Organometallic chemistry of palladium (cross-coupling reactions, development of fast chemical processes for PET labelling)

Development of receptors for selective recognition of anions (phosphate, chloride, arsenate) and cations (mercury, lead) for the development of chemical sensors

Anion templated synthesis of supramolecular assemblies

Most Publications

Marković T, Manzoor S, Humphreys-Williams E, et al., 2017, Experimental Determination of Zinc Isotope Fractionation in Complexes with the Phytosiderophore 2'-Deoxymugeneic Acid (DMA) and Its Structural Analogues, and Implications for Plant Uptake Mechanisms., Environ Sci Technol, Vol:51, Pages:98-107

Ang DL, Harper BWJ, Cubo L, et al., 2016, Quadruplex DNA-Stabilising Dinuclear Platinum(II) Terpyridine Complexes with Flexible Linkers, Chemistry-a European Journal, Vol:22, ISSN:0947-6539, Pages:2317-2325


For more details, visit the group's website: 

Prof. László Kürti

Department of Chemistry

Rice University

Houston, TX


László Kürti was born and raised in Hungary. He received his Ph.D. under the supervision of A.B. Smith at the University of Pennsylvania. There he authored the now popular textbook/reference book "Strategic Applications of Named Reactions in Organic Synthesis" with Barbara Czakó. Subsequently he was a Damon Runyon Cancer Fellow in the laboratory of E.J. Corey at Harvard University. László is now an Associate Professor of Chemistry at Rice University. The Kürti group focuses on the development of powerful new methods for the expedient enantioselective assembly of highly functionalized biaryls, heterocycles and carbocycles. László is the recipient of an NSF CAREER Award, Fellowship by the Japan Society for the Promotion of Science (JSPS), the 2014 Amgen Young Investigators’ Award as well as the 2015 Biotage Young Principal Investigator Award.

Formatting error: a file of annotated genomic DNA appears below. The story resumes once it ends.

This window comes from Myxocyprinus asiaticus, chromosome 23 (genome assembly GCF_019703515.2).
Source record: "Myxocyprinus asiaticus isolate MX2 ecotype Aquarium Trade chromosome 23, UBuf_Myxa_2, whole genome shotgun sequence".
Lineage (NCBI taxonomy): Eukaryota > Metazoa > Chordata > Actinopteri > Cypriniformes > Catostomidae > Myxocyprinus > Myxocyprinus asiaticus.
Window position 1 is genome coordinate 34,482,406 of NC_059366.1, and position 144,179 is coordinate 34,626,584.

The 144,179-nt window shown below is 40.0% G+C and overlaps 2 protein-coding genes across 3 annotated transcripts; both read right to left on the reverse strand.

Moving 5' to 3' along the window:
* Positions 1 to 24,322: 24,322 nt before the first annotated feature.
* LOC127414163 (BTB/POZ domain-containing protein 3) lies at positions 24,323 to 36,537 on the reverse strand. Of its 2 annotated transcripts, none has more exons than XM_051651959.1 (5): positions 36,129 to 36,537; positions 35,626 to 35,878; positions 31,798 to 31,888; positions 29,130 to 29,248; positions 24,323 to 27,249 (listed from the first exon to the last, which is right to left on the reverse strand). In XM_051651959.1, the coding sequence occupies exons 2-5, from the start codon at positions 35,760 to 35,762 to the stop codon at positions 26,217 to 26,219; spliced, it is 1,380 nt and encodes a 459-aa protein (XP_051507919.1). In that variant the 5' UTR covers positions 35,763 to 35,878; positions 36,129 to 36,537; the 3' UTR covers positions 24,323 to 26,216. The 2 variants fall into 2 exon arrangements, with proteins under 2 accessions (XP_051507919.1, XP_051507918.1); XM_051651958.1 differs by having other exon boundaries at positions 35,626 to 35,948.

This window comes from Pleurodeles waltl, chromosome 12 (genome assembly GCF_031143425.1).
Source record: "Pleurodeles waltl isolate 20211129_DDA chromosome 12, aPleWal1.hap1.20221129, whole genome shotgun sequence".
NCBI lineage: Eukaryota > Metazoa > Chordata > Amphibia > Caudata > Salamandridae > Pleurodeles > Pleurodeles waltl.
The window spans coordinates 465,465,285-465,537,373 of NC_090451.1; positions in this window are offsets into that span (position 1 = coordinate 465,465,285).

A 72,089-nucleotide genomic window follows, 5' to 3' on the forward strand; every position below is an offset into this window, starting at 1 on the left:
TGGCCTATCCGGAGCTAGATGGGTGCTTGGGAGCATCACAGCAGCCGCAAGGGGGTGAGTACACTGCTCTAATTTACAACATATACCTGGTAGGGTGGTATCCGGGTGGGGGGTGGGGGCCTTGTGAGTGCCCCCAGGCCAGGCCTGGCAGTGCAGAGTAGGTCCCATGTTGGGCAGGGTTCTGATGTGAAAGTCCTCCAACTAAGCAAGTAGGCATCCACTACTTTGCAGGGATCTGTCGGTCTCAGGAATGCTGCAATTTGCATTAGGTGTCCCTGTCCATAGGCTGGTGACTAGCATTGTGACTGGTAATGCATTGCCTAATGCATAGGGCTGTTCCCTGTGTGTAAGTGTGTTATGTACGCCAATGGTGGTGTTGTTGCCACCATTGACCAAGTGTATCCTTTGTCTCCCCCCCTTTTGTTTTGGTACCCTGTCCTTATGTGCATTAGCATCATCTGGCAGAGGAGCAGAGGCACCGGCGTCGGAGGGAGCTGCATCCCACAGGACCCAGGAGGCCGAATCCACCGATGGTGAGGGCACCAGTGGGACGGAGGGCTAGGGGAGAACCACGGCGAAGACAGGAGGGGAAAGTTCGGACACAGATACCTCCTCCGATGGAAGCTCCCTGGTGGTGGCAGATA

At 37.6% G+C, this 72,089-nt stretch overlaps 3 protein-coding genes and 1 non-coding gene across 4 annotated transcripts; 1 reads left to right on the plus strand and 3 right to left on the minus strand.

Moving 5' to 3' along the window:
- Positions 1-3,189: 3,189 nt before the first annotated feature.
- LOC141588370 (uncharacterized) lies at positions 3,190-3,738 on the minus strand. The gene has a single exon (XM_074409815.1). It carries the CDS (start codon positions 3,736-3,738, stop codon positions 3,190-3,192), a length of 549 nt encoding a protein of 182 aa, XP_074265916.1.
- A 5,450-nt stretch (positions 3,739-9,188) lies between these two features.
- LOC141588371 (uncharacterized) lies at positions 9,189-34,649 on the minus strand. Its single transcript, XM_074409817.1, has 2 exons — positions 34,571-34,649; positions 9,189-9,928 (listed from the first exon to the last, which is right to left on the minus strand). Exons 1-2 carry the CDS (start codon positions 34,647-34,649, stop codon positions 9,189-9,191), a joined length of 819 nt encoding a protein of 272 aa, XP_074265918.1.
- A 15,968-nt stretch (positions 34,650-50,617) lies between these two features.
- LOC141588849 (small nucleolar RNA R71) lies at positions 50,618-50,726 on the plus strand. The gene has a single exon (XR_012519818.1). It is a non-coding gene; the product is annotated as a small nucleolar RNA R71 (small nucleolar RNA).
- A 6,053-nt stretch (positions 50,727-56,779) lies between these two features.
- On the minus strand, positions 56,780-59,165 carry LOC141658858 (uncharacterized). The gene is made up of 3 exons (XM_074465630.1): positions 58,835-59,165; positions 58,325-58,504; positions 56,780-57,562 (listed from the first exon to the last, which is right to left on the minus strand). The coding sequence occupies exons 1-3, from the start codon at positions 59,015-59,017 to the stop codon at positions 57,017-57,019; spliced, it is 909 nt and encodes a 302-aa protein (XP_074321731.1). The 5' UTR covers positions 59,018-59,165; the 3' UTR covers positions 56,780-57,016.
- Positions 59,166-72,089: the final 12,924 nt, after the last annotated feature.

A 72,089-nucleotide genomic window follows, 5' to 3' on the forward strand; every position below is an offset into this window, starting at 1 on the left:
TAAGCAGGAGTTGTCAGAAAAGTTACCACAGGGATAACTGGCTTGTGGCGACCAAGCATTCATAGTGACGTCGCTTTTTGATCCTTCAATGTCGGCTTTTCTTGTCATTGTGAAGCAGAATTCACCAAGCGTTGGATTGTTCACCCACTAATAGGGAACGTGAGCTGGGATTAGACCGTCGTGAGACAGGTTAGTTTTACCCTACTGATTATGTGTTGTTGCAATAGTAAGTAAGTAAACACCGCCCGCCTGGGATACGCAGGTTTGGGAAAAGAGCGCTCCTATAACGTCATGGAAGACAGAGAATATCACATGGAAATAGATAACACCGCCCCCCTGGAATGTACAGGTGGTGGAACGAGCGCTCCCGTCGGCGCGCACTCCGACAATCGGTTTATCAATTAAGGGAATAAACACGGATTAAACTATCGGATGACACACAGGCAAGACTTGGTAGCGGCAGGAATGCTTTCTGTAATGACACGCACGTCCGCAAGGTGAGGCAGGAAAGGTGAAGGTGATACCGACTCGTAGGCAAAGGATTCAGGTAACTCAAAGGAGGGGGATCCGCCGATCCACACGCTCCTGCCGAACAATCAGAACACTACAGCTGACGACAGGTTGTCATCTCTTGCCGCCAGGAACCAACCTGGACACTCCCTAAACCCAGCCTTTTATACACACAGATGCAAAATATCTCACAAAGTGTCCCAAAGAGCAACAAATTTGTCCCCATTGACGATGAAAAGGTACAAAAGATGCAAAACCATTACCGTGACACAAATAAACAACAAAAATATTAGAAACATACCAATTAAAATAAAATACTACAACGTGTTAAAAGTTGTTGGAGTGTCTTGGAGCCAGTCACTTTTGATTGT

Synthetic organic chemistry is the critical foundation for the medical application of many complex organic molecules (i.e., natural products or drug molecules); it is the only way to produce these complex molecules in sufficient quantities for studies or clinical and commercial use. Moreover, synthetic chemistry enables the design and the preparation of novel drug molecules that can be used to study fundamental biological pathways or change the course of various diseases.